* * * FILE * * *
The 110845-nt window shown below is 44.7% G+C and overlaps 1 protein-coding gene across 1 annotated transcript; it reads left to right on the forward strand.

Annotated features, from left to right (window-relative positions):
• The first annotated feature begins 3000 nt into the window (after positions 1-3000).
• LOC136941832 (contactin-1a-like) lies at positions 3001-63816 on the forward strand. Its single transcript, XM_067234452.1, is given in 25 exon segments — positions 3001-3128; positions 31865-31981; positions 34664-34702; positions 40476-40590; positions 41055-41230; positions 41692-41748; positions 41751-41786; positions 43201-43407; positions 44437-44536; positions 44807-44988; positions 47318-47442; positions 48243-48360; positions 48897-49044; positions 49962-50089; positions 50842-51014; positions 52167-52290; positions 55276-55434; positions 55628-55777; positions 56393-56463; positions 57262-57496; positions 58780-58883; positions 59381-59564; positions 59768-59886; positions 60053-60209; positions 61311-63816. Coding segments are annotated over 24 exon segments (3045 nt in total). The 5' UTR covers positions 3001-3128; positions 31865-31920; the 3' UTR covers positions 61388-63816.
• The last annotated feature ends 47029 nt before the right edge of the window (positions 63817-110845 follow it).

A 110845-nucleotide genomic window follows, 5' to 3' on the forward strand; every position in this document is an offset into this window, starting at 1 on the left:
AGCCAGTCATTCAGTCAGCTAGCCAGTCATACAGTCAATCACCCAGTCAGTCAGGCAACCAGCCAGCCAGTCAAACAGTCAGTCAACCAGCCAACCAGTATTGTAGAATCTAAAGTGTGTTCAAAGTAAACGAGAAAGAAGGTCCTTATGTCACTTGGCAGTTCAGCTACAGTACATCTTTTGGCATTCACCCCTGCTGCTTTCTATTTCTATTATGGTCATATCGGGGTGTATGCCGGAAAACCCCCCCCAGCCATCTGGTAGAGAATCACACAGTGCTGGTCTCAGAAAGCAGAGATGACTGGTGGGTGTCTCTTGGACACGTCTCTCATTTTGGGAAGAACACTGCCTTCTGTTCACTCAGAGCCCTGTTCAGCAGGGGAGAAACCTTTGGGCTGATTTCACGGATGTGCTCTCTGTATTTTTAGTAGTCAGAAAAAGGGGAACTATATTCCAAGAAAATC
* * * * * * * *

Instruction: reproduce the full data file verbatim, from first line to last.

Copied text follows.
The 110845-nt window shown below is 44.7% G+C and overlaps 1 protein-coding gene across 1 annotated transcript; it reads left to right on the forward strand.

Annotated features, from left to right (window-relative positions):
• The first annotated feature begins 3000 nt into the window (after positions 1-3000).
• LOC136941832 (contactin-1a-like) lies at positions 3001-63816 on the forward strand. Its single transcript, XM_067234452.1, is given in 25 exon segments — positions 3001-3128; positions 31865-31981; positions 34664-34702; positions 40476-40590; positions 41055-41230; positions 41692-41748; positions 41751-41786; positions 43201-43407; positions 44437-44536; positions 44807-44988; positions 47318-47442; positions 48243-48360; positions 48897-49044; positions 49962-50089; positions 50842-51014; positions 52167-52290; positions 55276-55434; positions 55628-55777; positions 56393-56463; positions 57262-57496; positions 58780-58883; positions 59381-59564; positions 59768-59886; positions 60053-60209; positions 61311-63816. Coding segments are annotated over 24 exon segments (3045 nt in total). The 5' UTR covers positions 3001-3128; positions 31865-31920; the 3' UTR covers positions 61388-63816.
• The last annotated feature ends 47029 nt before the right edge of the window (positions 63817-110845 follow it).

A 110845-nucleotide genomic window follows, 5' to 3' on the forward strand; every position in this document is an offset into this window, starting at 1 on the left:
AGCCAGTCATTCAGTCAGCTAGCCAGTCATACAGTCAATCACCCAGTCAGTCAGGCAACCAGCCAGCCAGTCAAACAGTCAGTCAACCAGCCAACCAGTATTGTAGAATCTAAAGTGTGTTCAAAGTAAACGAGAAAGAAGGTCCTTATGTCACTTGGCAGTTCAGCTACAGTACATCTTTTGGCATTCACCCCTGCTGCTTTCTATTTCTATTATGGTCATATCGGGGTGTATGCCGGAAAACCCCCCCCAGCCATCTGGTAGAGAATCACACAGTGCTGGTCTCAGAAAGCAGAGATGACTGGTGGGTGTCTCTTGGACACGTCTCTCATTTTGGGAAGAACACTGCCTTCTGTTCACTCAGAGCCCTGTTCAGCAGGGGAGAAACCTTTGGGCTGATTTCACGGATGTGCTCTCTGTATTTTTAGTAGTCAGAAAAAGGGGAACTATATTCCAAGAAAATC